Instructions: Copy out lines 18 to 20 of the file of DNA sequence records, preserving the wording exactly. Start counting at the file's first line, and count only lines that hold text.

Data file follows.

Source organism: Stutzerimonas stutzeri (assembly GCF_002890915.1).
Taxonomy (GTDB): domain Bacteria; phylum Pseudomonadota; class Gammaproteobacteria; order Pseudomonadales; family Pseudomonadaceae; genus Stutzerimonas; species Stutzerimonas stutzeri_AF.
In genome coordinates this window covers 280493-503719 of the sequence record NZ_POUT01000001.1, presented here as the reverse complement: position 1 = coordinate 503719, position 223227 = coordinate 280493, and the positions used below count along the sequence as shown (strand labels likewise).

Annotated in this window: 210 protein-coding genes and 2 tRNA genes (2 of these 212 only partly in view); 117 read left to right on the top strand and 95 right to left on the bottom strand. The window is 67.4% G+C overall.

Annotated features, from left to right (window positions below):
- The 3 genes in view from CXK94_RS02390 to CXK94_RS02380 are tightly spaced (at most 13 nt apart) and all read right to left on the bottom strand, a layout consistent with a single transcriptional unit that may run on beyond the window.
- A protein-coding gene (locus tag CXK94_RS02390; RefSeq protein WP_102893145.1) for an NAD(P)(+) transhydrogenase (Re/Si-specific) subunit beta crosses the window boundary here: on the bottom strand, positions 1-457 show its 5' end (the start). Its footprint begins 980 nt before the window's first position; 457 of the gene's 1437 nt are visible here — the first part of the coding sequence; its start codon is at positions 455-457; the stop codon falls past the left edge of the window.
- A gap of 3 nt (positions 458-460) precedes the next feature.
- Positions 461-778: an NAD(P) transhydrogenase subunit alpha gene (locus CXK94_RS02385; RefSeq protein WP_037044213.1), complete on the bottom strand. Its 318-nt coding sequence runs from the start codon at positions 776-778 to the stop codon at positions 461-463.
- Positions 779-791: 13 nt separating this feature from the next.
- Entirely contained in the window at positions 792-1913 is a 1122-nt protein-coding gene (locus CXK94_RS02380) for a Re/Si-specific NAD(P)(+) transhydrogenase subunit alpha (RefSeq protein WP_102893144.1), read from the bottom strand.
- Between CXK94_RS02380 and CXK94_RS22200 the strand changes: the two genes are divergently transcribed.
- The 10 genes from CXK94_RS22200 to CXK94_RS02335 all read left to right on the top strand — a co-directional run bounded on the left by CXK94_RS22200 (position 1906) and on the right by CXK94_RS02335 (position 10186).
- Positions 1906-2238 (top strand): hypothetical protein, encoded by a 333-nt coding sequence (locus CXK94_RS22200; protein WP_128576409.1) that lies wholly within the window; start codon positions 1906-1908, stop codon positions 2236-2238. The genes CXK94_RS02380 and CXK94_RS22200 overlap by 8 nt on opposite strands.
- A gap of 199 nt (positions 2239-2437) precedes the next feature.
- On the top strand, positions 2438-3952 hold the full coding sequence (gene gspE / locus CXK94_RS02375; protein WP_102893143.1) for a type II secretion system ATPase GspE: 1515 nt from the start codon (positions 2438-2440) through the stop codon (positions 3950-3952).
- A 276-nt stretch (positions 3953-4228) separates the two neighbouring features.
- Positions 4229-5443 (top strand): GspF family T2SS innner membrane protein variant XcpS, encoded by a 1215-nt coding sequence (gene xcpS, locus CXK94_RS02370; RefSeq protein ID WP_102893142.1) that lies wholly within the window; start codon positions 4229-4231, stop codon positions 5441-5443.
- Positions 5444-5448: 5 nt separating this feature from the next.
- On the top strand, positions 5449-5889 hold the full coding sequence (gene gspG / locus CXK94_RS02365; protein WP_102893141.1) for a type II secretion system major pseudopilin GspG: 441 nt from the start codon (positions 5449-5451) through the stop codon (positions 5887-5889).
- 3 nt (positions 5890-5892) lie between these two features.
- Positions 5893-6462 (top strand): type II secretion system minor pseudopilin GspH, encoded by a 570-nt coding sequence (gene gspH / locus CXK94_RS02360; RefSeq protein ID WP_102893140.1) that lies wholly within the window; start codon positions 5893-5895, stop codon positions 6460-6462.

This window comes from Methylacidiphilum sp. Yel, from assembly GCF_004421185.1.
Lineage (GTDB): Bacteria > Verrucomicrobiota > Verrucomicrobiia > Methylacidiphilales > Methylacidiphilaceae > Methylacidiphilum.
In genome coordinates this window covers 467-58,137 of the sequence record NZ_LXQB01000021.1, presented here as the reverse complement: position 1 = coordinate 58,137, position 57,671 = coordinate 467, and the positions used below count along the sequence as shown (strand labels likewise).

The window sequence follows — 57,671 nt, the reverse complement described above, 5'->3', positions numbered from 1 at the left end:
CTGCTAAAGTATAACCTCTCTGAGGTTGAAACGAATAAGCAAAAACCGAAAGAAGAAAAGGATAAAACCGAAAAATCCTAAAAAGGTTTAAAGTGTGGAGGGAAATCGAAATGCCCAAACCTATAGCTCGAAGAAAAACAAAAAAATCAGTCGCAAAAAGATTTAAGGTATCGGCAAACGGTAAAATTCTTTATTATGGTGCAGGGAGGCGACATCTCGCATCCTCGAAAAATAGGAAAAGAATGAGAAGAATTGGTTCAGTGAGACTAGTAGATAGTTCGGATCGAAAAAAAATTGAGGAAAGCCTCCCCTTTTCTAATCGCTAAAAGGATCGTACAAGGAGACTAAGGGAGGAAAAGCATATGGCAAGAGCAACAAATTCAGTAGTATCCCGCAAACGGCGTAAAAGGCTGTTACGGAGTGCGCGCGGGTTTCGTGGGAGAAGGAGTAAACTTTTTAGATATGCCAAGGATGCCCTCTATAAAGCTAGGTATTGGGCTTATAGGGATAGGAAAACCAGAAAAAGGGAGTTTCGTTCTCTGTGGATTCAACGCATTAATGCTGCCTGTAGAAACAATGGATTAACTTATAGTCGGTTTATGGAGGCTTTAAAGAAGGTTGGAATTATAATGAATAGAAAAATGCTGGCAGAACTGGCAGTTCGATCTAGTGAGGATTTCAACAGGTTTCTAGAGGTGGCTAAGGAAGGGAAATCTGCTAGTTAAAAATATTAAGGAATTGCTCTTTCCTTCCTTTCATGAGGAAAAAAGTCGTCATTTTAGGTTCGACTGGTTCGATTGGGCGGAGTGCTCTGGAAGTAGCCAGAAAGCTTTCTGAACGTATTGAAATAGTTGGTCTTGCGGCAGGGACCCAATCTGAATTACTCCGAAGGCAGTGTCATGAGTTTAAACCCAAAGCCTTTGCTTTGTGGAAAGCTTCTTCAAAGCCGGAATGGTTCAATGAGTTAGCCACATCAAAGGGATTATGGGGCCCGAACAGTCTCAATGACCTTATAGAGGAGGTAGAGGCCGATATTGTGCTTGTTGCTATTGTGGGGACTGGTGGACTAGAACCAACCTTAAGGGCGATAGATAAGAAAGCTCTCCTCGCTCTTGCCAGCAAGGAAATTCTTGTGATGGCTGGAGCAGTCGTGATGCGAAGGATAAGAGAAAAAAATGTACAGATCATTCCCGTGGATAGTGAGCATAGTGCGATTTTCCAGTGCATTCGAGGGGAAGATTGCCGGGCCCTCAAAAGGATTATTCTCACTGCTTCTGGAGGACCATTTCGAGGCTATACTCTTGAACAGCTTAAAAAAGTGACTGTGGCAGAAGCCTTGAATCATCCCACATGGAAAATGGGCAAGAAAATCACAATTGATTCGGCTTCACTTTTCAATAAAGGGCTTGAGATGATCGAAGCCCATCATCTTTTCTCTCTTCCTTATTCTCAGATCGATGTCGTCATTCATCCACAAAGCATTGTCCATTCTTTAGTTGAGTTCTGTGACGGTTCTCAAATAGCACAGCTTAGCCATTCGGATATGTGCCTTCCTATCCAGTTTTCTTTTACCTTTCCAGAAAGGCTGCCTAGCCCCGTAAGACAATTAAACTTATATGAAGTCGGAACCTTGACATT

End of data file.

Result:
- Positions 4229-5443 (top strand): GspF family T2SS innner membrane protein variant XcpS, encoded by a 1215-nt coding sequence (gene xcpS, locus CXK94_RS02370; RefSeq protein ID WP_102893142.1) that lies wholly within the window; start codon positions 4229-4231, stop codon positions 5441-5443.
- Positions 5444-5448: 5 nt separating this feature from the next.
- On the top strand, positions 5449-5889 hold the full coding sequence (gene gspG / locus CXK94_RS02365; protein WP_102893141.1) for a type II secretion system major pseudopilin GspG: 441 nt from the start codon (positions 5449-5451) through the stop codon (positions 5887-5889).